Reputation within a social group, for example by using an individual's “image scoring” or “standing,” has been proposed as a potentially important mechanism to explain cooperation in humans (Nowak and Sigmund 1998; Wedekind and Milinski 2000; Milinski et al. 2002; Wedekind and Braithwaite 2002; Nowak and Sigmund 2005). Several findings suggest that reputation could also be important for the evolution of punishment. For example, humans playing an ultimatum game reject lower offers when they know that others will learn about their acceptance threshold (Fehr and Fischbacher 2003). They also seem to be more likely to punish as the number of observers increases (Kurzban et al. 2007), and punishers in public goods games are perceived as more “group focused” and receive more monetary benefits in a consecutive trust game (Barclay 2006). However, previous experimental studies on human punishment have either not allowed for reputational effects, or the kind of reputation that could built up was not clearly defined because reputational effects of punitive actions were potentially confounded with reputational effects of cooperative actions (Fehr and Gächter 2000; Rockenbach and Milinski 2006; Dreber et al. 2008; Gächter et al. 2008; Rand et al. 2009; Ule et al. 2009; Wu et al. 2009).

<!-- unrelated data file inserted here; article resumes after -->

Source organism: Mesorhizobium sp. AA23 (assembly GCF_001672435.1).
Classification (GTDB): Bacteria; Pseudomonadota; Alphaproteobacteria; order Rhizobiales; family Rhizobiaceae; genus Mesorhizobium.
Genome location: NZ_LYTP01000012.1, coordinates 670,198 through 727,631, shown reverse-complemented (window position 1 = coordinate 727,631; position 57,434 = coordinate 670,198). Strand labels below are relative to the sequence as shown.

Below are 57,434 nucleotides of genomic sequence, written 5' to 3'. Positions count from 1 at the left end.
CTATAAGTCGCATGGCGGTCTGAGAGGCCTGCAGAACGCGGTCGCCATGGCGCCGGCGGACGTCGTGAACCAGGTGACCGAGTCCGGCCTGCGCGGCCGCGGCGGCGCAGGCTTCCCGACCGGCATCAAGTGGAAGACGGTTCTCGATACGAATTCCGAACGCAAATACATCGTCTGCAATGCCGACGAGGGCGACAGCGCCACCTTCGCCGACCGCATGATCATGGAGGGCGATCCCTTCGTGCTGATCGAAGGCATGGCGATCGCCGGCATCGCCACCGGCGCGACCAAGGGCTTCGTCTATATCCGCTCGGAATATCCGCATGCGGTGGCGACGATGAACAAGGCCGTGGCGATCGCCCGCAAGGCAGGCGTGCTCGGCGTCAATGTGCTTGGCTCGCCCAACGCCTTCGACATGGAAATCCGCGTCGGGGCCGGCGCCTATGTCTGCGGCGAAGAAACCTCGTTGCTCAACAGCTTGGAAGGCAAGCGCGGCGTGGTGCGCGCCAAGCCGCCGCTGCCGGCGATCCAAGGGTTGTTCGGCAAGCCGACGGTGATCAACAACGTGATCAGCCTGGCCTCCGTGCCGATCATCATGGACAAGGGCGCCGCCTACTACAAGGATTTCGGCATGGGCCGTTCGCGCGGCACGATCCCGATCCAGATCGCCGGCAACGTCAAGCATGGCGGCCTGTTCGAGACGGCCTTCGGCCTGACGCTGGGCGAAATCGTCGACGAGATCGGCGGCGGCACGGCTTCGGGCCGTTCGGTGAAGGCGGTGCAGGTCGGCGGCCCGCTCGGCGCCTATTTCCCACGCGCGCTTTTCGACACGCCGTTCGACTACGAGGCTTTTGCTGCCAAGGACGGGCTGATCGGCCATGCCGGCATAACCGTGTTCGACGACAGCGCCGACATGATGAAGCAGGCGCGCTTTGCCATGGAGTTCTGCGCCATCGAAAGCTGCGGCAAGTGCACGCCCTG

Theory predicts that individuals benefit from taking the likelihood of being punished into account (Brandt et al. 2003; Gardner and West 2004; Hilbe and Sigmund 2010). Punishing defection can then, on the long run, be advantageous to the punisher and hence evolve if it builds up a punishment reputation (Hilbe and Sigmund 2010; dos Santos et al. 2011; Hilbe and Traulsen 2012). This leads to two key predictions: (i) humans use reputation to discriminate between nonpunishers and punishers and are more cooperative to the latter; and (ii) the immediate costs of punishment are compensated over time by the additional cooperation the punisher receives from punished and observers. We tested these predictions in a helping game with observers and with the option of punishment. Experimentally controlling for potential reputational effects of cooperation and defection allowed us to specifically test the significance of a potential punishment reputation.